Last year didn’t end well for Hennes & Mauritz AB. And this year has started with a controversy over a “monkey hoodie.”
But the top performing Swedish large cap fund is betting on a turnaround.
“They have a better insight of the disease and measures now,” John Hernander, chief investment officer at Nordea Asset Management, said by phone. “A lot of the initiatives by the company will have a positive effect in the coming year.”
H&M plunged in 2017 after sales growth weakened, especially in the fourth quarter. Some 51 percent of analysts advise clients to sell the shares, the biggest proportion of negative ratings since at least early 2003, according to data compiled by Bloomberg. The stock is down more than 55 percent since reaching a high in March 2015.
The market has priced in “extremely low” growth and additional pressure on margins, according to Hernander, who from Stockholm oversees 100 billion kronor ($12 billion) as head of Nordic, Finnish and Swedish equities.
“The H&M stock has reached a point where a very negative scenario is priced in,” he said. “An investment in H&M here and now will be a good deal long-term. But you don’t know exactly when you will be paid.”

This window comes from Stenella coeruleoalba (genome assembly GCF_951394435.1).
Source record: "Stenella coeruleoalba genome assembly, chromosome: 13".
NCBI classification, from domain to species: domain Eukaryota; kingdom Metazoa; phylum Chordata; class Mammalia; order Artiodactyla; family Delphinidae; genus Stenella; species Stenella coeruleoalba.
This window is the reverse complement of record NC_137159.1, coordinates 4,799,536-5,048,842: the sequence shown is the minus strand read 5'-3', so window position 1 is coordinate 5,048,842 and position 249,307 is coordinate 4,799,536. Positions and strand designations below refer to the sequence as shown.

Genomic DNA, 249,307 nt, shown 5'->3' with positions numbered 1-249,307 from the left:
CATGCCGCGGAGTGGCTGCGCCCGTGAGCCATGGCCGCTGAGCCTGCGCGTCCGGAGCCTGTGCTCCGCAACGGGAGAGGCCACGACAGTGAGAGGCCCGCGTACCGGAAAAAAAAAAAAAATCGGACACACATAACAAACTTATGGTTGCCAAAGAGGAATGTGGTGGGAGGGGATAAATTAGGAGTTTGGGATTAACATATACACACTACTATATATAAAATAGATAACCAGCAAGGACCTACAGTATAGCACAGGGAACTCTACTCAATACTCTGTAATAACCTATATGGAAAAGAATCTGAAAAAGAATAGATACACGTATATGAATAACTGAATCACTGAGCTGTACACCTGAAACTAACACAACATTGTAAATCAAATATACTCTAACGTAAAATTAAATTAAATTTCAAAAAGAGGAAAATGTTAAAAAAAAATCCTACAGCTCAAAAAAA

Hernander manages Nordea Swedish Stars with partner Filippa Gerstadt. They invest with an horizon of 3 to 5 years and uses a bottom-up process with a focus on companies. The fund returned 18 percent in 2017, which was the best among Swedish large cap funds, according to Morningstar. H&M is its second largest holding after the fund bought the stock throughout 2017.
Its biggest holding is Volvo AB, which contributed strongly to the return in the past year. Hernander said the fear that “something irrational” will happen because of Zhejiang Geely Holding Group Co. becoming a large owner is exaggerated. Instead Geely could open doors in China, he said.
“There will be a very good cash flow in 2018,” he said. “It’s easy to see Volvo with 30 to 35 percent upside from here. There are few other industrials with the same potential.”